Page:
Successfully reported this slideshow.

Application of Bayesian and Sparse Network Models for Assessing Linkage Disequilibrium in Animals and Plants

0

Share

Loading in …3
×
1 of 15
1 of 15

More Related Content

Related Books

Free with a 14 day trial from Scribd

See all

Application of Bayesian and Sparse Network Models for Assessing Linkage Disequilibrium in Animals and Plants

  1. 1. Application of Bayesian and Sparse Network Models for Assessing Linkage Disequilibrium in Animals and Plants C-36-6 Gota Morota Department of Animal Sciences University of Wisconsin-Madison Aug 30, 2012 1 / 16
  2. 2. Systems Genetics Figure 1: Multi-dimensional gene network Purpose of this study • take the view that loci associate and interact together as a network • evaluate LD reflecting the biological nature that loci interact as a complex system 2 / 16
  3. 3. IAMB algorithm Incremental Association Markov Blanket (Tsamardinos et al. 2003) 1. Compute Markov Blankets (MB) 2. Compute Graph Structure 3. Orient Edges Figure 2: The Markov Blanket of a node xi 3 / 16
  4. 4. Identifying the MB of a node • Growing phase • heuristic function: f (X ; T |CMB ) = MI(X ; T |CMB ) = cmb ∈CMB     P (CMB )     P (X , T |CMB )    P (X , T |CMB ) log  P (X |CMB )P (T |CMB )   x ∈X t ∈T • conditional independence tests (Pearson’s χ2 test): H0 : P (X , T |CMB ) = P (X |CMB ) · P (T |CMB ) (do not add X ) HA : P (X , T |CMB ) P (X |CMB ) · P (T |CMB ) (add X to the CMB) • Shrinking phase • conditional independence tests (Pearson’s χ2 test): H0 : P (X , T |CMB − X ) P (X |CMB − X ) · P (T |CMB − X ) (keep X ) HA : P (X , T |CMB − X ) = P (X |CMB − X ) · P (T |CMB − X ) (remove X 4 / 16
  5. 5. Network Structure Algorithm Suppose Y ∈ MB (T ). Then T and Y are connected if they are conditionally dependent given all subsets of the smaller of MB (T ) − (Y ) and MB (Y ) − (T ). Example: • MB (T ) = (A , B , Y ), MB (Y ) = (C , D , E , F , T ) • since MB (T ) < MB (Y ), independence tests are conditional on all subsets of MB (T ) − (Y ) = (A , B ). • if any of the CI(T , Y |{}), CI(T , Y |{A }), CI(T , Y |{B }), andCI(T , Y |{A , B }) imply conditional independence, ↓ • T and Y are considered separate (spouses) • repeat for T ∈ S and Y ∈ MB (T ), 5 / 16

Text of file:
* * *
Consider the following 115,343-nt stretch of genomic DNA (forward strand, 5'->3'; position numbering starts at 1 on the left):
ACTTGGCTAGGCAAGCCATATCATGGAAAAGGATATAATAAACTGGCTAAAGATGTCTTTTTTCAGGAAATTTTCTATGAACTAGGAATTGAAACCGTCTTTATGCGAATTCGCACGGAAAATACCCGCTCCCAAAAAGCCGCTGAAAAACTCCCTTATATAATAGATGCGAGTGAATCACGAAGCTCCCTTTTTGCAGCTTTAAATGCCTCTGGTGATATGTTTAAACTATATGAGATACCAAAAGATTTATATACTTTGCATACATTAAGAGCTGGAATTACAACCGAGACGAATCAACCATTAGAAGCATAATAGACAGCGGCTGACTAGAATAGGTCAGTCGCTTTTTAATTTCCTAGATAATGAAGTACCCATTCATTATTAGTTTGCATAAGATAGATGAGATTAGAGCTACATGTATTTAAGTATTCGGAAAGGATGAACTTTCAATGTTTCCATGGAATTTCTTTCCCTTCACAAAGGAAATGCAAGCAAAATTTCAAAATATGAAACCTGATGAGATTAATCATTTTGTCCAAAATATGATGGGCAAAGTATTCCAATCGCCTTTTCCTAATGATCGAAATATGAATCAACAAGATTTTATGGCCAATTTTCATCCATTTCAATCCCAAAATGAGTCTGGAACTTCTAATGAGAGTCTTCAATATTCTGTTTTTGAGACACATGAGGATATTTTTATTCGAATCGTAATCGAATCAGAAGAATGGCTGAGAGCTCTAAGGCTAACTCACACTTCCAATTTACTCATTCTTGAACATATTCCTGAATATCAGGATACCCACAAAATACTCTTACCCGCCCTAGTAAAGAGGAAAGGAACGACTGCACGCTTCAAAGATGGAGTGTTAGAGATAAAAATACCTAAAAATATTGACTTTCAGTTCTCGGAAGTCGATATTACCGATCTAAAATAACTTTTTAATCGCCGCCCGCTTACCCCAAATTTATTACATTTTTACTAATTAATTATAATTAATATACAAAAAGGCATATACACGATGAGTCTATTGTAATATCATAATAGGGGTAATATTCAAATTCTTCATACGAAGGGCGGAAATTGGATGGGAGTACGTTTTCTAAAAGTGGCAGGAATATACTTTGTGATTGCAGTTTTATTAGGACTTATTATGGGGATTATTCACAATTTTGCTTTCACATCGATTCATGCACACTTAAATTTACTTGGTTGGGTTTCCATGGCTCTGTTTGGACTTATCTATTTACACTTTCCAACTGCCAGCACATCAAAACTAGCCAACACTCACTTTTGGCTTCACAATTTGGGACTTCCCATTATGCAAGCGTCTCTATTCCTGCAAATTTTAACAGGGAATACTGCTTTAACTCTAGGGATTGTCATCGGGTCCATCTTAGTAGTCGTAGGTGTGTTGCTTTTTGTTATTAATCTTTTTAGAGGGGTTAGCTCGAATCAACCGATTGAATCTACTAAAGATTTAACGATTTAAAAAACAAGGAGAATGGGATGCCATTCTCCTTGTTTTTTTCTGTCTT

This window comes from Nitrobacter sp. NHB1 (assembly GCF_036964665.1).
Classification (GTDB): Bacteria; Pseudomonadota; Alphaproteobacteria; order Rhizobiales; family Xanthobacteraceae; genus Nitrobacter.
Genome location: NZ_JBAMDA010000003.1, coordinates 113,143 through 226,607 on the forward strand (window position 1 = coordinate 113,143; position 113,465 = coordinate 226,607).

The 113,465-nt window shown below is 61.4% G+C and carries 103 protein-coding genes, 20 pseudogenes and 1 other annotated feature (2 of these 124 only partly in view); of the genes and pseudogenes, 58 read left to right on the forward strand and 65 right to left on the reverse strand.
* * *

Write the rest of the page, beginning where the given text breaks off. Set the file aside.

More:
6. 6. Materials 1. Data • 4,898 Holstein bulls (USDA-ARS AIPL) • 37,217 SNP markers (MAF > 0.025) • milk protein yield 2. Missing genotypes imputation • fastPHASE (Scheet and Stephens, 2006) 3. Select 15 SNPs • Bayesian LASSO 4. uncover associations among a set of marker loci found to have the strongest effects on milk protein yield 6 / 16
  7. 7. Results – Top 15 SNPs IAMB algorithm Pairwise LD among SNPs (r2) J d A c b a Z L Y X M N W V U F T S B K G R Q P H O N O E M L K J I I H G F E C D C B R2 Color Key A 0 Figure 3: r 2 0.2 0.4 0.6 0.8 1 D Figure 4: IAMB 7 / 16
  8. 8. Conclusion and Possible Improvements • LD relationships are of a multivariate nature • r 2 gives an incomplete description of LD ⇓ • undirected networks • sparsity 8 / 16
  9. 9. Pairwise Binary Markov Networks We estimate the Markov network parameters Θp ×p by maximizing a log-likelihood.      f (x1 , ..., xp ) = exp     Ψ(Θ) 1 p θj ,j xj + j =1 1≤j <k ≤p      θj ,k xj xk     (1) where xj ∈ {0, 1} Ψ(Θ) = x ∈0 , 1 (2)      exp     p θj ,j xj + j =1 1 ≤j <k ≤p      θj ,k xj xk     (3) • the first term is a main effect of binary marker xj (node potential) • the second term corresponds to an“interaction effect” between binary markers xj and xk (link potential) • Ψ(Θ) is the normalization constant (partition function) 9 / 16
  10. 10. Ravikumar et al. (2010) The pseudo-likelihood based on the local conditional likelihood associated with each binary marker can be represented as n p x φi ,ij,j (1 − φi ,j )1−xi,j l (Θ) = (4) i =1 j =1 where φi ,j is the conditional probability of xi ,j = 1 given all other variables. Using a logistic link function, φi ,j = P(xi ,j = 1|xi ,k , k j ; θj ,k , 1 ≤ k ≤ p ) exp(θj ,j + k j θj ,k xi ,k ) = 1 + exp(θj ,j + k j θj ,k xi ,k ) (5) (6) 10 / 16
  11. 11. Ravikumar et al. (2010) (cont.) • L1 regularized logistic regressions problem • regressing each marker on the rest of the markers • the network structure is recovered from the sparsity pattern of the regression coefficients   0    ˆ−2  β   1     ˆ  .  . Θ= .    −(p −1)  ˆ β   1   −p  ˆ β1 ˆ β −1 , 2 0 ··· , ··· , ··· , 0 ˆ−(p −1) · · · , β p −2 ˆ p · · · , β−−2 p ˜ Θ= ˆ ˆ Θ • ΘT ˆ 1 β−−1 p ˆ 2 β−−1 p ˆp β −1 ˆp β −2 . . .                ··· ,     −(p −1)   ˆp  0 β     −p ˆ β p −1 0 (7) (8) 11 / 16
  12. 12. Materials 1. Data • 599 inbred wheat lines (CIMMYT) • 1447 Diversity Array Technology (DArT) binary markers • mean grain yields 2. Select 30 SNPs • Bayesian LASSO 3. Benchmark methods • IAMB algorithm • r2 12 / 16
  13. 13. lambda = CV 9 8 7 Bayesian Network 9 6 10 8 7 6 10 5 11 4 3 12 5 11 13 4 3 12 13 2 2 14 1 14 15 0 15 0 16 29 16 29 28 17 18 27 19 26 20 25 21 22 23 24 Figure 5: L1 regularization 1 28 17 18 27 19 26 20 25 21 22 23 24 Figure 6: IAMB 13 / 16
  14. 14. Summary Interactions and associations among the cells and genes form a complex biological system ⇓ • r 2 → association(m1, m2)|∅ (empty set) • L1 regularized MN → association(m1, m2) | else A final remark • selecting tag SNPs unconditionally, as well as conditionally, on other markers when the dimension of the data is high • data generated from next generation sequence technologies 14 / 16
  15. 15. Acknowledgments University of Wisconsin-Madison • Daniel Gianola • Guilherme Rosa University College London • Marco Scutari • Kent Weigel • Bruno Valente 15 / 16

×